The life sciences global supply chain has evolved over the last three decades as much of the U.S. domestic production of pharmaceuticals, medical devices, and equipment transitioned overseas in favor of lower labor and overhead costs.
According to the U.S. Food and Drug Administration, 88% of active pharmaceutical ingredient (API) manufacturing has shifted offshore over the past decade alone. In the last year, however, the pandemic has highlighted several weak links in the current global supply chain and heightened concerns about national security and public safety from both sides of the political spectrum.
Now, with the push to move production back to the U.S., pharma companies may need to rethink their procurement processes and sourcing strategies to enable their reshoring efforts and compete for the future. And legislative incentives and penalties may further drive the need to pursue onshore supply.
Challenges to reshoring
In his March 2021 American Jobs Plan, President Biden called on Congress to invest $300 billion to retool and revitalize American manufacturers.
This plan includes:
- $50 billion to strengthen manufacturing supply chains for critical goods
- $30 billion over four years to protect Americans from future pandemics, including shoring up our nation’s strategic national stockpile (SNS) and onshoring APIs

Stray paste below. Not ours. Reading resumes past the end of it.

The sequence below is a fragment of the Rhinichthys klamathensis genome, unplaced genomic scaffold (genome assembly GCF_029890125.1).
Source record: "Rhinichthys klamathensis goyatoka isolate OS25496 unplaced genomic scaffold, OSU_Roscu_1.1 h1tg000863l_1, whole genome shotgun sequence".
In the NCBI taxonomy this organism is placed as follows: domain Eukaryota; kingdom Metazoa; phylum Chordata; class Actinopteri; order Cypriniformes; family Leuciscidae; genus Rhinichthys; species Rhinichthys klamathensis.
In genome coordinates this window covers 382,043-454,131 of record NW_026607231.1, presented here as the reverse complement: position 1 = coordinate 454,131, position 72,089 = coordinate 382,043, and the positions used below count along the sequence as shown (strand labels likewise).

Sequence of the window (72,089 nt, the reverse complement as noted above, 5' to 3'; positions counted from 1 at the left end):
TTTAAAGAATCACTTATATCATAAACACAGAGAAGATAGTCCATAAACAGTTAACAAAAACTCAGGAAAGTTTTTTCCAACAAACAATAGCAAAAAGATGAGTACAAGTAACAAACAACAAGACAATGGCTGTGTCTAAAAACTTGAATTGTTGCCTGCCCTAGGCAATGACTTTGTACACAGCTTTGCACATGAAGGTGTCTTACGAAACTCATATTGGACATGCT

- $52 billion in domestic manufacturer investments to promote innovation, adaptation, and scale to win the industries of the future, including life sciences
Further, President Biden’s April 2021 Made in America Tax Plan proposes a number of tax policy amendments that could trigger changes to the supply chain. The proposed changes include a global minimum tax and potential disallowance of tax deductions for payments to foreign entities that are not taxed at the minimum tax rate.
Reversing operations established over decades can require a coordinated, structured, and multi-pronged approach, including a holistic assessment of the company’s strategy and portfolio, supply chain and manufacturing, and tax, trade, and policy considerations as illustrated in steps 1–3 in Exhibit 1.
Based on the outcome of the assessment, pharma executives can take action to revamp their procurement process.
Reshoring is likely to come with large costs and take several years as companies upgrade existing facilities or build new ones.
Developing a high-level road map can underscore the investments required in building or upgrading capacity. Per Exhibit 2, the cost of building a new biopharmaceutical facility can top $2 billion and take five years to construct, not including up to 18 months to secure the necessary regulatory approvals.
For this reason, procurement can play a critical role in enabling reshoring efforts.
For example, if the assessment results in the decision to reshore while avoiding capital investments by seeking domestic and regional partnerships, procurement can help create supply chain resiliency as well as ensure the sustainability of the benefits from reshoring by identifying the right partners, establishing relationships, and securing contracts.